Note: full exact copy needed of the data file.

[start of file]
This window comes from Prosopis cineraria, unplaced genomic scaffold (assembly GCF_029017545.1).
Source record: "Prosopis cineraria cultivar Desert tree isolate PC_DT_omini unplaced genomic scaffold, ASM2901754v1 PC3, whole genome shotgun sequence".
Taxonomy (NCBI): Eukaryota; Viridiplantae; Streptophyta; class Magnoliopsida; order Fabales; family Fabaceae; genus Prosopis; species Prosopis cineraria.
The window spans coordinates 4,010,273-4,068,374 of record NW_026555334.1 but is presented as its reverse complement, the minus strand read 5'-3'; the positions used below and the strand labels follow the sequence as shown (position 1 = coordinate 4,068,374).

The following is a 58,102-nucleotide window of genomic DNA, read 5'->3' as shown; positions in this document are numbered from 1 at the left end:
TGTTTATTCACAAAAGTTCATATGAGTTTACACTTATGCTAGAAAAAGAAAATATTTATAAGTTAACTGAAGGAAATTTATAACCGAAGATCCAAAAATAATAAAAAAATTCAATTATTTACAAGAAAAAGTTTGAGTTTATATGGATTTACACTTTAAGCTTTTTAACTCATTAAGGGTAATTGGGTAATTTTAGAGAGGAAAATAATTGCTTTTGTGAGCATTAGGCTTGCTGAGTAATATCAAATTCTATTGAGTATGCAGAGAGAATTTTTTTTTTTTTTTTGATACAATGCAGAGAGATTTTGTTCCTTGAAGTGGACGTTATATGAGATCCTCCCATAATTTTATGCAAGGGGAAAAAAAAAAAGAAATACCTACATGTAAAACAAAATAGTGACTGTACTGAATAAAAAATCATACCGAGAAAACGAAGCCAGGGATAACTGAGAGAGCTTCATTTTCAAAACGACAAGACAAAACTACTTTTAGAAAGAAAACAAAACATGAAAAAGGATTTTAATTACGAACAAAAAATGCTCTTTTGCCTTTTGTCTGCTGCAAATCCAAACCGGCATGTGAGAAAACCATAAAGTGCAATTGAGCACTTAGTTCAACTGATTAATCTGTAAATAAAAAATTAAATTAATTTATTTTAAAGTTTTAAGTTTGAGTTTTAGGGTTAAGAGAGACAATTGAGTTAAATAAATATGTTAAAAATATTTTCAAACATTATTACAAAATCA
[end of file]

This window comes from Prosopis cineraria, unplaced genomic scaffold (assembly GCF_029017545.1).
Source record: "Prosopis cineraria cultivar Desert tree isolate PC_DT_omini unplaced genomic scaffold, ASM2901754v1 PC3, whole genome shotgun sequence".
Taxonomy (NCBI): Eukaryota; Viridiplantae; Streptophyta; class Magnoliopsida; order Fabales; family Fabaceae; genus Prosopis; species Prosopis cineraria.
The window spans coordinates 4,010,273-4,068,374 of record NW_026555334.1 but is presented as its reverse complement, the minus strand read 5'-3'; the positions used below and the strand labels follow the sequence as shown (position 1 = coordinate 4,068,374).

The following is a 58,102-nucleotide window of genomic DNA, read 5'->3' as shown; positions in this document are numbered from 1 at the left end:
TGTTTATTCACAAAAGTTCATATGAGTTTACACTTATGCTAGAAAAAGAAAATATTTATAAGTTAACTGAAGGAAATTTATAACCGAAGATCCAAAAATAATAAAAAAATTCAATTATTTACAAGAAAAAGTTTGAGTTTATATGGATTTACACTTTAAGCTTTTTAACTCATTAAGGGTAATTGGGTAATTTTAGAGAGGAAAATAATTGCTTTTGTGAGCATTAGGCTTGCTGAGTAATATCAAATTCTATTGAGTATGCAGAGAGAATTTTTTTTTTTTTTTTGATACAATGCAGAGAGATTTTGTTCCTTGAAGTGGACGTTATATGAGATCCTCCCATAATTTTATGCAAGGGGAAAAAAAAAAAGAAATACCTACATGTAAAACAAAATAGTGACTGTACTGAATAAAAAATCATACCGAGAAAACGAAGCCAGGGATAACTGAGAGAGCTTCATTTTCAAAACGACAAGACAAAACTACTTTTAGAAAGAAAACAAAACATGAAAAAGGATTTTAATTACGAACAAAAAATGCTCTTTTGCCTTTTGTCTGCTGCAAATCCAAACCGGCATGTGAGAAAACCATAAAGTGCAATTGAGCACTTAGTTCAACTGATTAATCTGTAAATAAAAAATTAAATTAATTTATTTTAAAGTTTTAAGTTTGAGTTTTAGGGTTAAGAGAGACAATTGAGTTAAATAAATATGTTAAAAATATTTTCAAACATTATTACAAAATCA